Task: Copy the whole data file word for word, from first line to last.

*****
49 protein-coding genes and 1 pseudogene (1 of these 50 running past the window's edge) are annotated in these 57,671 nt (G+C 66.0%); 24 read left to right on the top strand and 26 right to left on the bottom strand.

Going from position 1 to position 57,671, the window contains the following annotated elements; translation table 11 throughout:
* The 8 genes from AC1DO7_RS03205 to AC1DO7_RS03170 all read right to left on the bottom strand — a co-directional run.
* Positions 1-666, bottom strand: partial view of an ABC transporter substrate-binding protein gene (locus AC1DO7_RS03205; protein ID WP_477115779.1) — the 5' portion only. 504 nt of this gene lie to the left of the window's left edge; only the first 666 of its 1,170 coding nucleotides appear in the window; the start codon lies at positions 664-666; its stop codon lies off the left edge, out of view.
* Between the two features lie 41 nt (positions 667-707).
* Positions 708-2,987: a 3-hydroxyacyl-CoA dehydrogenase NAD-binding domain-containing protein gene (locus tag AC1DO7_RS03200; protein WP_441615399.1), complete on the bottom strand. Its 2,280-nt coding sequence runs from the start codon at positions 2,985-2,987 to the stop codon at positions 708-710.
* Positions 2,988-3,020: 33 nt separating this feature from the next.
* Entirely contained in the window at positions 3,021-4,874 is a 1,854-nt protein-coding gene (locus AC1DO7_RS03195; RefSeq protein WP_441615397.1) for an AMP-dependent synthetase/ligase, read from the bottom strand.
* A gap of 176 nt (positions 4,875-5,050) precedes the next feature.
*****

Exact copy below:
49 protein-coding genes and 1 pseudogene (1 of these 50 running past the window's edge) are annotated in these 57,671 nt (G+C 66.0%); 24 read left to right on the top strand and 26 right to left on the bottom strand.

Going from position 1 to position 57,671, the window contains the following annotated elements; translation table 11 throughout:
* The 8 genes from AC1DO7_RS03205 to AC1DO7_RS03170 all read right to left on the bottom strand — a co-directional run.
* Positions 1-666, bottom strand: partial view of an ABC transporter substrate-binding protein gene (locus AC1DO7_RS03205; protein ID WP_477115779.1) — the 5' portion only. 504 nt of this gene lie to the left of the window's left edge; only the first 666 of its 1,170 coding nucleotides appear in the window; the start codon lies at positions 664-666; its stop codon lies off the left edge, out of view.
* Between the two features lie 41 nt (positions 667-707).
* Positions 708-2,987: a 3-hydroxyacyl-CoA dehydrogenase NAD-binding domain-containing protein gene (locus tag AC1DO7_RS03200; protein WP_441615399.1), complete on the bottom strand. Its 2,280-nt coding sequence runs from the start codon at positions 2,985-2,987 to the stop codon at positions 708-710.
* Positions 2,988-3,020: 33 nt separating this feature from the next.
* Entirely contained in the window at positions 3,021-4,874 is a 1,854-nt protein-coding gene (locus AC1DO7_RS03195; RefSeq protein WP_441615397.1) for an AMP-dependent synthetase/ligase, read from the bottom strand.
* A gap of 176 nt (positions 4,875-5,050) precedes the next feature.